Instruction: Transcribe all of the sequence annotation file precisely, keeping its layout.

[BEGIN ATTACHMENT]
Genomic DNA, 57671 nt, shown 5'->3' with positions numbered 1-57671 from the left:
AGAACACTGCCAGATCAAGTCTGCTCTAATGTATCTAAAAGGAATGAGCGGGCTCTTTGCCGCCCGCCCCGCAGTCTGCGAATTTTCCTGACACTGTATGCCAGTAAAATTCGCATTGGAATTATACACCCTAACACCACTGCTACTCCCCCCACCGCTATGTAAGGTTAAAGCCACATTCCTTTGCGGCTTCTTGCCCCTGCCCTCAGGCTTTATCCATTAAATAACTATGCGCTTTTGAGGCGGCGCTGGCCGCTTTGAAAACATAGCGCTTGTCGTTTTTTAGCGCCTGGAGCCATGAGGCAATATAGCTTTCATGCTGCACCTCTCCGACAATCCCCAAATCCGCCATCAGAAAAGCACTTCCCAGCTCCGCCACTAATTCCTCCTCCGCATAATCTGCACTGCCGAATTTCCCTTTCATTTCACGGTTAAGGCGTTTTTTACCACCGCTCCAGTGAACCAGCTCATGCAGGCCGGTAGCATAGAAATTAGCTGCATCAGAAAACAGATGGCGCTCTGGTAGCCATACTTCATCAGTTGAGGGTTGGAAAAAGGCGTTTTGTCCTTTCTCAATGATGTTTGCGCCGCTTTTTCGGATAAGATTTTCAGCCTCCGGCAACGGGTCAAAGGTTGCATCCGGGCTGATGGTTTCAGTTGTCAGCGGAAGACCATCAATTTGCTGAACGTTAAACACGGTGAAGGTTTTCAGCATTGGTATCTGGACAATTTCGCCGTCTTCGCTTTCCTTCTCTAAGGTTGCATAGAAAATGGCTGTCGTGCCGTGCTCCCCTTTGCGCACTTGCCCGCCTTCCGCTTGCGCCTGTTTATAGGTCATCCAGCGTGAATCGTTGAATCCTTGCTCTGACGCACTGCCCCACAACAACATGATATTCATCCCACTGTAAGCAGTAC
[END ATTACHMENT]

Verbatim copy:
Genomic DNA, 57671 nt, shown 5'->3' with positions numbered 1-57671 from the left:
AGAACACTGCCAGATCAAGTCTGCTCTAATGTATCTAAAAGGAATGAGCGGGCTCTTTGCCGCCCGCCCCGCAGTCTGCGAATTTTCCTGACACTGTATGCCAGTAAAATTCGCATTGGAATTATACACCCTAACACCACTGCTACTCCCCCCACCGCTATGTAAGGTTAAAGCCACATTCCTTTGCGGCTTCTTGCCCCTGCCCTCAGGCTTTATCCATTAAATAACTATGCGCTTTTGAGGCGGCGCTGGCCGCTTTGAAAACATAGCGCTTGTCGTTTTTTAGCGCCTGGAGCCATGAGGCAATATAGCTTTCATGCTGCACCTCTCCGACAATCCCCAAATCCGCCATCAGAAAAGCACTTCCCAGCTCCGCCACTAATTCCTCCTCCGCATAATCTGCACTGCCGAATTTCCCTTTCATTTCACGGTTAAGGCGTTTTTTACCACCGCTCCAGTGAACCAGCTCATGCAGGCCGGTAGCATAGAAATTAGCTGCATCAGAAAACAGATGGCGCTCTGGTAGCCATACTTCATCAGTTGAGGGTTGGAAAAAGGCGTTTTGTCCTTTCTCAATGATGTTTGCGCCGCTTTTTCGGATAAGATTTTCAGCCTCCGGCAACGGGTCAAAGGTTGCATCCGGGCTGATGGTTTCAGTTGTCAGCGGAAGACCATCAATTTGCTGAACGTTAAACACGGTGAAGGTTTTCAGCATTGGTATCTGGACAATTTCGCCGTCTTCGCTTTCCTTCTCTAAGGTTGCATAGAAAATGGCTGTCGTGCCGTGCTCCCCTTTGCGCACTTGCCCGCCTTCCGCTTGCGCCTGTTTATAGGTCATCCAGCGTGAATCGTTGAATCCTTGCTCTGACGCACTGCCCCACAACAACATGATATTCATCCCACTGTAAGCAGTAC